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Photo of noctilucent clouds
Noctilucent clouds as seen from the International Space Station

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These eerie, glowing clouds keep appearing more often

The rise of noctilucent clouds may be yet another unforeseen consequence of burning fossil fuels.

Umair Irfan is a correspondent at Vox writing about climate change, Covid-19, and energy policy. Irfan is also a regular contributor to the radio program Science Friday. Prior to Vox, he was a reporter for ClimateWire at E&E News.

A certain form of mysterious shimmering, soaring cloud is starting to appear more often in the night sky, and scientists are working to understand why.

These wispy clouds are so high up in the sky that they reflect the sun’s light even after it’s well over the horizon, giving them an eerie glow in the twilight. Hence their name, noctilucent, meaning “night shining.”

They are often found at the far northern and southern reaches of the planet during their respective summers, although the clouds have occasionally been seen in other locales. They’re visible a couple hours after sunset and before sunrise as iridescent indigo feathers, their ice crystals bending and reflecting fleeting rays.

“They’re just gorgeous to look at, they’re fascinating,” said James Russell, co-director of the Center for Atmospheric Sciences at Hampton University and a researcher at NASA.

Noctilucent clouds appeared in the sky above Edmonton, Alberta, in Canada on July 2, 2011.
Noctilucent clouds often appear in polar regions, like northern Canada.
David Hughes/NASA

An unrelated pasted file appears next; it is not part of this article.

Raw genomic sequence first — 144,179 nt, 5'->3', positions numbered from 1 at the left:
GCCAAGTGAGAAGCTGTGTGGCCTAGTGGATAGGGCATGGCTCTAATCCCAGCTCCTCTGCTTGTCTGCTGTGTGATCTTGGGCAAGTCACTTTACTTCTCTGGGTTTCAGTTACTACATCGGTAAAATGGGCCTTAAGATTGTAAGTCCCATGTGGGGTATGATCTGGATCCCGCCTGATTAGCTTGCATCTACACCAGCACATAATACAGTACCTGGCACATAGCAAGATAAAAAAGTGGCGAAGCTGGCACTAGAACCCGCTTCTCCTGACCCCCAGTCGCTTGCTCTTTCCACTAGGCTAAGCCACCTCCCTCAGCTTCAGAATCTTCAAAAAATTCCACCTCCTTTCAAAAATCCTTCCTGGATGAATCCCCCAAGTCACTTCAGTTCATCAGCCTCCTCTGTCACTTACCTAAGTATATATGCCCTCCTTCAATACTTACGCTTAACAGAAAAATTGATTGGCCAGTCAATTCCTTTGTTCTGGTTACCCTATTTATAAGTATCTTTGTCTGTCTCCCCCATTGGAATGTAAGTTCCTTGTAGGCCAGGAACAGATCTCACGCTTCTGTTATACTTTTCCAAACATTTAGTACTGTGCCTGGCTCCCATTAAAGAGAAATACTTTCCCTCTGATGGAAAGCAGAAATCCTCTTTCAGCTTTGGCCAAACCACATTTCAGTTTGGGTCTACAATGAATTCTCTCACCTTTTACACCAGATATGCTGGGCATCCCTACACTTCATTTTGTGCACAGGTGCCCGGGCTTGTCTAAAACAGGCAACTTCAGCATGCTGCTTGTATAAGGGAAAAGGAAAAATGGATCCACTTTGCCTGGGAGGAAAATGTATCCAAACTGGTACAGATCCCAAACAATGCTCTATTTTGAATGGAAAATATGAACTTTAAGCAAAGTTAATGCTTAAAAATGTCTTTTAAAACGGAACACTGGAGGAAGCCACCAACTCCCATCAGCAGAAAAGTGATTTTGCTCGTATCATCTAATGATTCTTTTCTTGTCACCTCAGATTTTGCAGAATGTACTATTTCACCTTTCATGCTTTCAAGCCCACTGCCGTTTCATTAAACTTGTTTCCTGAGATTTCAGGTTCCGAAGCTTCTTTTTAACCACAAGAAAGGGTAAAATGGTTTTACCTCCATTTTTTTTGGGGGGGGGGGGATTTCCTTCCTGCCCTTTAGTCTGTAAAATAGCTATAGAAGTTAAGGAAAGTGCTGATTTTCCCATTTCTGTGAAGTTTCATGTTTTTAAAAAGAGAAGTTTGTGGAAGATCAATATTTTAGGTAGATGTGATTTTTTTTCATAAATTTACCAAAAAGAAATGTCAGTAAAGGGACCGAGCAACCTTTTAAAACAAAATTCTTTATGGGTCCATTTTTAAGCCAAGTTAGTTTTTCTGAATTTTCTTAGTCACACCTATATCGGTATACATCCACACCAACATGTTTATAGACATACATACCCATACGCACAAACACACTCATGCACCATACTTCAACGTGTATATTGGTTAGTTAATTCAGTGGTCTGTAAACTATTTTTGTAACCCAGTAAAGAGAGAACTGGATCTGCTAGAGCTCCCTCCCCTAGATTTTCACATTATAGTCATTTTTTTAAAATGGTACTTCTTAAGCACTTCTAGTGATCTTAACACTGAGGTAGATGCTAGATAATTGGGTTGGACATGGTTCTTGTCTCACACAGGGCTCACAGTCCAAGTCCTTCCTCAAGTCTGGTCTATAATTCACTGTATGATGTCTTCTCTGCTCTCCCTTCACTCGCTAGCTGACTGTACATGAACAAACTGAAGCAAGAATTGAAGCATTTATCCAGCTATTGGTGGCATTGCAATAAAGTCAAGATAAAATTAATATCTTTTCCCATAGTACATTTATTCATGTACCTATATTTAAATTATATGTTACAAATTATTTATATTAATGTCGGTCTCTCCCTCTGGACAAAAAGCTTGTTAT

But their existence counters much of the conventional wisdom around clouds, and the fact that they’re becoming more common is yet another sign of how humans are reshaping the world.

In this episode of the Unexplainable podcast, we delve into the mysteries around clouds and why they’re so important to our understanding of the future of the planet. Noctilucent clouds are a case in point.

There are two linked puzzles about noctilucent clouds. One is why they’re so high up, in a layer of the atmosphere where the raw ingredients of clouds are sparse to nonexistent.

Clouds need moisture condensed around tiny particles to form, and there are ample quantities of both in the troposphere, the layer of the atmosphere extending from the Earth’s surface to as high as 12 miles up. However, noctilucent clouds form in the mesosphere, between 30 and 50 miles above the Earth, where the air is cold, dry, and thin (hence their other name, polar mesospheric clouds).

Noctilucent clouds, as seen from the International Space Station orbiting 269 miles above the South Pacific.

The other puzzle about these clouds is their frequency. “Since 1885, the clouds have been changing and they’ve been increasing over time,” Russell said. The solutions to both of these puzzles very likely stem from human activity.

Noctilucent clouds were first described in the late 1800s. Some researchers speculate that early sightings occurred shortly after the explosive eruption of the Krakatoa volcano in 1883. The eruption sent soot and ash high into the sky, where it lingered for years, shading the sun and creating vivid sunsets around the world.

This eruption may have also lofted the tiny particles at high altitudes needed to seed noctilucent clouds.

But where are the aerosols, and moisture, coming from these days?

Photo of noctilucent clouds taken from ISS on January 5, 2013.